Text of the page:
Elaine Bohman: Day on the Hill
Elaine Bohman’s advocacy for patient care has moved beyond the Upper Valley Medical Center doors to Capitol Hill.
The quest for ensuring the greatest quality of life possible for patients through activities in state and national associations led Bohman, RN-BC, BSN, CTTS, to new experiences lobbying twice this spring in Washington. She is a nurse in UVMC’s Cardio-Pulmonary Rehab Department.
First, she headed to the Hill in March with fellow members of the American Association of Cardiovascular and Pulmonary Rehabilitation (AACVPR) to seek support of senators and representatives for a technical correction to a 2008 law. Her second trip, in April, was part of American Heart Association activities.
On March 3, Bohman and three others representing Ohio and Kentucky were tasked with meeting with their legislators to discuss a request to change a 2008 bill requiring a physician to supervise cardio-pulmonary rehab programs. The requirement made offering the service more challenging for smaller hospitals, she said.
Also lobbying in D.C. that day were more than 60 other members of the AACVPR.
For an admittedly nervous Bohman, the assignment meant meeting with senators and representatives or members of their staff. In mid-April she received an email that the request for corrective action is getting a “serious look.”
The lobbying has a direct impact on UVMC patients, Bohman said. The issue is important as prevention through exercise and education programs offered through cardiovascular and pulmonary rehabilitation is less expensive than treating a problem such as stent placement or open heart surgery.
The American Heart Association lobbying focused on requesting more research funding and more emphasis on physical activities for children.
In her message, Bohman pointed out that although heart disease is the number one killer of Americans, only 4 percent of research dollars go toward heart disease. More attention to efforts to get kids moving was promoted based on the growing number of overweight children, she said.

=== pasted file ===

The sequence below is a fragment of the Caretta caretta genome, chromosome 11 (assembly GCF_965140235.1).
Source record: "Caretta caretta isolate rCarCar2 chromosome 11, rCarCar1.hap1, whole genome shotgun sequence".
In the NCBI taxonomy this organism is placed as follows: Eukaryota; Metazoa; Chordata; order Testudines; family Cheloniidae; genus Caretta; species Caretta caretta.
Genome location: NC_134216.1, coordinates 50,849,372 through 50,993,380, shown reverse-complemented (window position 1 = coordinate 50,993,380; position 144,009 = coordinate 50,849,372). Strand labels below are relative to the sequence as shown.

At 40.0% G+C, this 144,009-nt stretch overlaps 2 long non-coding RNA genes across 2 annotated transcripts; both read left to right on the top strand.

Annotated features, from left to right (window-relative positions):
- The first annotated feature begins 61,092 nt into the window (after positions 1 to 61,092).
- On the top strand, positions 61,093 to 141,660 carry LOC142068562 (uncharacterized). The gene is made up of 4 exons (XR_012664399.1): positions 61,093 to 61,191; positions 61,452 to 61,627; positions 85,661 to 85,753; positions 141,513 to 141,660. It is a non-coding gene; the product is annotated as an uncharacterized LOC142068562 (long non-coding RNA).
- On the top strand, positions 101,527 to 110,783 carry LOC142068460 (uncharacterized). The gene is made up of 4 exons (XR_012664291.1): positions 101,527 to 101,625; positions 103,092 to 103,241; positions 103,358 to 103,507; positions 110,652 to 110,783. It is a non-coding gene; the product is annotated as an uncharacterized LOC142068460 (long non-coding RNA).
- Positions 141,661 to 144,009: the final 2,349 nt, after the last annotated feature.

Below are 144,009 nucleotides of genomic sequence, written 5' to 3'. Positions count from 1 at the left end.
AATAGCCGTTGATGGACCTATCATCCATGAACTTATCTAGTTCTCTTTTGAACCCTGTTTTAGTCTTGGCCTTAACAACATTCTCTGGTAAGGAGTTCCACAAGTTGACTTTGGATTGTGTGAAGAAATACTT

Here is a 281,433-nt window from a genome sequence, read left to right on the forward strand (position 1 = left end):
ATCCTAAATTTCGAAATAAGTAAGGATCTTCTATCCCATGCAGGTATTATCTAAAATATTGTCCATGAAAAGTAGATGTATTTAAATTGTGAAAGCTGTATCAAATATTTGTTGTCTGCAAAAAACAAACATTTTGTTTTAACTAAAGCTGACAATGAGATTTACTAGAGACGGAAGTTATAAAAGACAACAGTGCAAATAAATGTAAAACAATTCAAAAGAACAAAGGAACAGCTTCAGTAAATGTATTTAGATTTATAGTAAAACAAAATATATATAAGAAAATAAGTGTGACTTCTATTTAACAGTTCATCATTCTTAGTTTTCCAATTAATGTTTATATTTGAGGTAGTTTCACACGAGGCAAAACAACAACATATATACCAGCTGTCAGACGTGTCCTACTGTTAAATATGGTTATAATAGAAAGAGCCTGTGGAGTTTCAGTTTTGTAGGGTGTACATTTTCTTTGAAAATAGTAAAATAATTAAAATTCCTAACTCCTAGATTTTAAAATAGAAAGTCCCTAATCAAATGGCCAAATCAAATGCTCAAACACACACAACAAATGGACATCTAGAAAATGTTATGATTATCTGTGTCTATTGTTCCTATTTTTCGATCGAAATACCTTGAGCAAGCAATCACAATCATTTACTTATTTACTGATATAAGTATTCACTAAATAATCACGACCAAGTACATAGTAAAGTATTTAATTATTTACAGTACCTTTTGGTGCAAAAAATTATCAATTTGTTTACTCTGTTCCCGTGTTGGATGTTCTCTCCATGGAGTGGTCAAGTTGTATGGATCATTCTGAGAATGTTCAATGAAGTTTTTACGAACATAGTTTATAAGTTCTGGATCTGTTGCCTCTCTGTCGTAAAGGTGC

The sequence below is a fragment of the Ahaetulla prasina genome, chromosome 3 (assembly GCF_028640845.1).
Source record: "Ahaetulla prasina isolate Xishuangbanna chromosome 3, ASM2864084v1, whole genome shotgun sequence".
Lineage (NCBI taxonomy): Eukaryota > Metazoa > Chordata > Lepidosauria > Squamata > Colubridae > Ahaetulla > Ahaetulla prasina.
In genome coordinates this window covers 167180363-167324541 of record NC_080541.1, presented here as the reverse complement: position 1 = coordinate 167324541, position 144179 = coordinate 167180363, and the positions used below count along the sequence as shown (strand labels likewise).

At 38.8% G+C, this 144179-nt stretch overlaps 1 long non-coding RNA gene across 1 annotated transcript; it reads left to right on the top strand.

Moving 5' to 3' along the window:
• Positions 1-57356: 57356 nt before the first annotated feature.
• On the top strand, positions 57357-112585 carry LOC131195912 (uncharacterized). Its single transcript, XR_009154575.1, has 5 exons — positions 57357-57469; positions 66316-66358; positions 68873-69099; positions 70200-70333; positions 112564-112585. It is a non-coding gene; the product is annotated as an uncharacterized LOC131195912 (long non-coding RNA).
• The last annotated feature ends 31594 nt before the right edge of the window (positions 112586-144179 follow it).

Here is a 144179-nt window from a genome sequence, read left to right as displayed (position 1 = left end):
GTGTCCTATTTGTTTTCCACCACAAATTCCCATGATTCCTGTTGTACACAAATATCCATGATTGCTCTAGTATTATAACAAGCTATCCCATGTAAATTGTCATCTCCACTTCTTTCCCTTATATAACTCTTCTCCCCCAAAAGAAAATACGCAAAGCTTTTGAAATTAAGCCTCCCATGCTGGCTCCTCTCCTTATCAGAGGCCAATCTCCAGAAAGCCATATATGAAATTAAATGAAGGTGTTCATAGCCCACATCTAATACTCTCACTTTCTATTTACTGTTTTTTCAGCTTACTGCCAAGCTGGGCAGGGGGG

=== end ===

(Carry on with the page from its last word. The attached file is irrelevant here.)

Bohman, a Versailles area resident, said her previous exposure to politics was through television. “This has brought another whole light to it,” she said of the lobbying.
The experience has raised her awareness and that of coworkers of the importance of keeping abreast of proposals before lawmakers, Bohman said.
“We need to pay attention. What we don’t know can hurt us.” she said. She hopes to continue her advocacy by staying involved with the AACVPR and the lobbying efforts of the American Heart Association.
Bohman said coworkers and cardio-pulmonary department volunteers have been supportive of her efforts on and off hospital grounds.
“This is definitely a team effort. We try to take care of patients and look at what’s ahead,” she said.
Jean Heath, UVMC director of Cardio-Pulmonary Rehab, said she is proud of Bohman for addressing the issues at the state and national levels. “Elaine’s advocacy for standards and guidelines for heart disease will benefit all cardiac and pulmonary departments throughout our state but, most importantly, here at Upper Valley Medical Center and the Premier Health Partners system,” Heath said.